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Reflections


Eros ~Ideology

by Ralph R. Reiland,
Professor of Free Enterprise at Robert Morris University
 

I've seen how an increasingly intolerant and muzzling form of political correctness has invaded nearly every aspect of American life. But I was still surprised recently to see how political orthodoxy was being applied to some of the most private and intimate aspects of personal behavior.

Browsing the magazine section in a bookstore, I glanced through an issue of The Nation magazine to see what was being said by liberals and progressives about the key issues of the day — the expanding federal debt, slow economic growth, the rise of ISIS, increased racial animosities, and the expanding mistrust of the political system.
Instead, I found myself reading "Love and Class War" (now there's an imperialistic Marxism, occupying everything), by advice columnist Lisa Featherstone in The Nation, self-described as the "flagship" magazine of the left.

From "Lovesick Liberal," there was this help-seeking letter for advice: "Dear Lisa, I'm in love with a staunch Republican, while I am very liberal. I'm afraid our sometimes heated debates may ruin any chances for us. I hold back a lot."

Here's the advice in The Nation: "Margaret Martin, a licensed couple therapist, says that love between a liberal and a conservative can absolutely work. But, she adds, laughing, 'I personally would not copulate -- you can quote me on this -- with someone who did not respect my reproductive rights.'"

Ms. Featherstone then offered her personal experience to buttress the same sex-limiting position: "At age 19, Lovesick, I drew the same line, losing my virginity to a Republican, but first making sure he was pro-choice."
Exactly how does Featherstone know that this guy with the lousy politics, in the heat of the moment, wasn't telling a fib?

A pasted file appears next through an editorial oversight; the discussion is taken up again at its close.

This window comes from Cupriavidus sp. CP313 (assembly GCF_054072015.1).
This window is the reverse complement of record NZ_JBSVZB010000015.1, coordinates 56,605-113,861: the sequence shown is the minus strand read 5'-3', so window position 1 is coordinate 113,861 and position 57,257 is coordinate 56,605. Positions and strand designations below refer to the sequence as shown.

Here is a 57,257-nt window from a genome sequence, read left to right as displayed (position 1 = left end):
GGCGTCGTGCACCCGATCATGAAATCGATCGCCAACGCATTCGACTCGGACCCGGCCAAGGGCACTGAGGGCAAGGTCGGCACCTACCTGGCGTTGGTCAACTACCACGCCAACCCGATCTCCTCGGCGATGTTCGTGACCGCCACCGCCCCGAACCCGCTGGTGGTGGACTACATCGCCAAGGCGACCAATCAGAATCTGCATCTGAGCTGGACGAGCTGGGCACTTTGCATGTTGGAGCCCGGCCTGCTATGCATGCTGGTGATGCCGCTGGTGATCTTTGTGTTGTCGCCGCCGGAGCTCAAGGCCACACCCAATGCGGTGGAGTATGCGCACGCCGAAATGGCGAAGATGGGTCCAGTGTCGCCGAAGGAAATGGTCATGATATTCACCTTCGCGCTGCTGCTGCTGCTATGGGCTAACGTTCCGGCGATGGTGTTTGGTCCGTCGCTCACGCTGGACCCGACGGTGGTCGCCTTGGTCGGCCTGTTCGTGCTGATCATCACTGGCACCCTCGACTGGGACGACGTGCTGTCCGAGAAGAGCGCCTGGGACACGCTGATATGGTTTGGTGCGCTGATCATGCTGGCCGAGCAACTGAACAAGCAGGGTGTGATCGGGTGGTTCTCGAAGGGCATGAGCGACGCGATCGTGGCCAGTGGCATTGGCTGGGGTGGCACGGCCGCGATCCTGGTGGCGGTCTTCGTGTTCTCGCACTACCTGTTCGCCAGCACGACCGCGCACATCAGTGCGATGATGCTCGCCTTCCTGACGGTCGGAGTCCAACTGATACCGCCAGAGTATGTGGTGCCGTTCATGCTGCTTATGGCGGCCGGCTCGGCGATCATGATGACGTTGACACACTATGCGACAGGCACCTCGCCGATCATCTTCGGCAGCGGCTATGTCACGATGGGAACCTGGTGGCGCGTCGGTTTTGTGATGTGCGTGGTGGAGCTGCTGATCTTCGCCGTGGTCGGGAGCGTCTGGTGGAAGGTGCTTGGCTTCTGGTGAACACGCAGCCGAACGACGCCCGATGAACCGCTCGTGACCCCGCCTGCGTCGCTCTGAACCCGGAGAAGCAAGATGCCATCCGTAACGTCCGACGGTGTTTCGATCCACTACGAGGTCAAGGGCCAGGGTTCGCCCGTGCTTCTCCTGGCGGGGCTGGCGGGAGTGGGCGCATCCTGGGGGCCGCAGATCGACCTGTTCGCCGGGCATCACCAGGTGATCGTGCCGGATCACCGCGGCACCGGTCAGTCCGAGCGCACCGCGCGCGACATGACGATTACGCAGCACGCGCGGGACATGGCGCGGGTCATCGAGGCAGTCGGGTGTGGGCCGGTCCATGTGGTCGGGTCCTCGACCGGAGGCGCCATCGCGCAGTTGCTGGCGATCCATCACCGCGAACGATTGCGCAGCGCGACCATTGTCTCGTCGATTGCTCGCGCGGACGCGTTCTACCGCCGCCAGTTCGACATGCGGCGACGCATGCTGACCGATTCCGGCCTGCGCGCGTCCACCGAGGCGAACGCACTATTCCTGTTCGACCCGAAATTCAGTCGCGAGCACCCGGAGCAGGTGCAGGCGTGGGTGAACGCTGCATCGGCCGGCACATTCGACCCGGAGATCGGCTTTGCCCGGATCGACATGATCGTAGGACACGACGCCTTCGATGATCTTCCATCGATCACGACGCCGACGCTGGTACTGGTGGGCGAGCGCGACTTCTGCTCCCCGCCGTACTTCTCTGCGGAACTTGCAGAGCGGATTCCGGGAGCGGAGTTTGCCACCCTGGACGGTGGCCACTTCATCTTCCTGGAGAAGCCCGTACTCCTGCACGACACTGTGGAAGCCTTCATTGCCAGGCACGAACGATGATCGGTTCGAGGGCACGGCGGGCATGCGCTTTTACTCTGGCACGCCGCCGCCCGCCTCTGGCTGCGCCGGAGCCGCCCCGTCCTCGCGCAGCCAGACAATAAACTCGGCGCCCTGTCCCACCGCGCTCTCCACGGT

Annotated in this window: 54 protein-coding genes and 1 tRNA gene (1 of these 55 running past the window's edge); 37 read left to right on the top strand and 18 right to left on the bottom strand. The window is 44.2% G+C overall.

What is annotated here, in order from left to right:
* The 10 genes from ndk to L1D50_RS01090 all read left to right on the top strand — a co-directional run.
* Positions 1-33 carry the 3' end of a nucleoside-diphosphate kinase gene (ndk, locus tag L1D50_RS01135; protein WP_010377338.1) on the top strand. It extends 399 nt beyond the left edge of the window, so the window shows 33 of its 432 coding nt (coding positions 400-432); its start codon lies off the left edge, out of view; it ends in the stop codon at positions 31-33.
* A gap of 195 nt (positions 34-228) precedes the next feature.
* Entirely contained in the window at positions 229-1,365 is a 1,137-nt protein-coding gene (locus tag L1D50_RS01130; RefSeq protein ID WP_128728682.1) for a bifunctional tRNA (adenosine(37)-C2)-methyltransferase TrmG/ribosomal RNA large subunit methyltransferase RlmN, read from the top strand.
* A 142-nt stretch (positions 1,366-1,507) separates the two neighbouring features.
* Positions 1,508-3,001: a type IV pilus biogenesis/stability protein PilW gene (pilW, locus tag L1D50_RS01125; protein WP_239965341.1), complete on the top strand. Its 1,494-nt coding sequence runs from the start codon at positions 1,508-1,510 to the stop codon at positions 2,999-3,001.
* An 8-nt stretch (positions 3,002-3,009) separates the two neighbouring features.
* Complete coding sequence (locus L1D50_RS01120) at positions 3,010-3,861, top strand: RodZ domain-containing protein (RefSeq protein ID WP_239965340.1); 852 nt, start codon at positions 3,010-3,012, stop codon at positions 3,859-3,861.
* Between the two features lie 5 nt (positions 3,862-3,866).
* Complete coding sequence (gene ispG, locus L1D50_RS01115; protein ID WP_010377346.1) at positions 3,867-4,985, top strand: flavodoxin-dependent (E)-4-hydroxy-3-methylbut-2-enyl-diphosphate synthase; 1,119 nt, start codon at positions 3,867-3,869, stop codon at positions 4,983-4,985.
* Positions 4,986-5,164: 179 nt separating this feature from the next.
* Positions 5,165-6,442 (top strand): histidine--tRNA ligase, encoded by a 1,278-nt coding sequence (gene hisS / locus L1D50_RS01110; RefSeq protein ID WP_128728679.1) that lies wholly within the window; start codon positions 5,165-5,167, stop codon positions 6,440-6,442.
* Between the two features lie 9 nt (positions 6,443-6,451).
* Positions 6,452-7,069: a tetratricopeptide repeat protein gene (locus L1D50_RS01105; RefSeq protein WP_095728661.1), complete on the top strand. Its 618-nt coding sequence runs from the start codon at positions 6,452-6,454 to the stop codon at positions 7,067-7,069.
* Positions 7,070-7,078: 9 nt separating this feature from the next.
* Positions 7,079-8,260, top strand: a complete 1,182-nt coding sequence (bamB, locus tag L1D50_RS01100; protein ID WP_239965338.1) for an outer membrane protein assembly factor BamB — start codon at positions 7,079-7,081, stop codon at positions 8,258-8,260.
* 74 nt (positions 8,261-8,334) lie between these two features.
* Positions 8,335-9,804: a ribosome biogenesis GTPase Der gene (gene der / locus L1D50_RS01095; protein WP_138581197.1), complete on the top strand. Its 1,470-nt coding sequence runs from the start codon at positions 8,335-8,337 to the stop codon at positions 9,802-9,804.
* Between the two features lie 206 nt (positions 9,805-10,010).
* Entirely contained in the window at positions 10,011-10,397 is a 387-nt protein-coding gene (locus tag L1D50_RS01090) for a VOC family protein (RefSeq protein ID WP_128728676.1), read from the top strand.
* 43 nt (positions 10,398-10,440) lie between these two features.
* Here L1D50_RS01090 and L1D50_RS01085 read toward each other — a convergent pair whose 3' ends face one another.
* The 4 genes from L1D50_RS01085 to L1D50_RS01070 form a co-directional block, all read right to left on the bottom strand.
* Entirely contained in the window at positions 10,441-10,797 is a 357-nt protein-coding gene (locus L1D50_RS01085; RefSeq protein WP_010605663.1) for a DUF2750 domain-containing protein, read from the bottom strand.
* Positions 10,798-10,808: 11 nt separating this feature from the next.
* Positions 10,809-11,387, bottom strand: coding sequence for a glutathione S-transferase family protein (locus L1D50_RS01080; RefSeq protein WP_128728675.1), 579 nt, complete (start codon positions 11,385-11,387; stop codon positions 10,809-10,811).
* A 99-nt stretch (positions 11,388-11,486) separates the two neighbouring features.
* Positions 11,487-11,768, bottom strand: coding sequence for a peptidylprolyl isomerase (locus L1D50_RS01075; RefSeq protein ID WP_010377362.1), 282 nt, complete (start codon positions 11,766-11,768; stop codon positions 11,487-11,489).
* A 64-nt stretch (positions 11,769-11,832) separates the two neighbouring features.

Featherstone also told Lovesick that she did some research and called her liberal public schoolteacher friend, who was married to two Republicans, at different times. The teacher explained that the first Republican was too suffocating but with the second Republican there were no troubling discussions about politics, not even about "who they'll be voting for."

The schoolteacher friend offered this significant bit of information regarding her success with Republican II: "The basis of our relationship is apparently sex and food. I used to say, 'Baby, maybe we should have some other interests in common,' but this has been working for seven years."

Those seven successful years with the second Republican aren't so puzzling. A steady diet of tasty food and good frolicking beats bickering about Hillary and Trump.

Still, the aforementioned notion of a couple with matching political opinions having a better shot at a longer marriage didn't seem to work for San Bernardino shooters Syed Rizwan Farook, 28, a born-in-Illinois environmental health inspector for the county, and the imported bride he met on a matrimonial website, Tashfeen Malik, 27.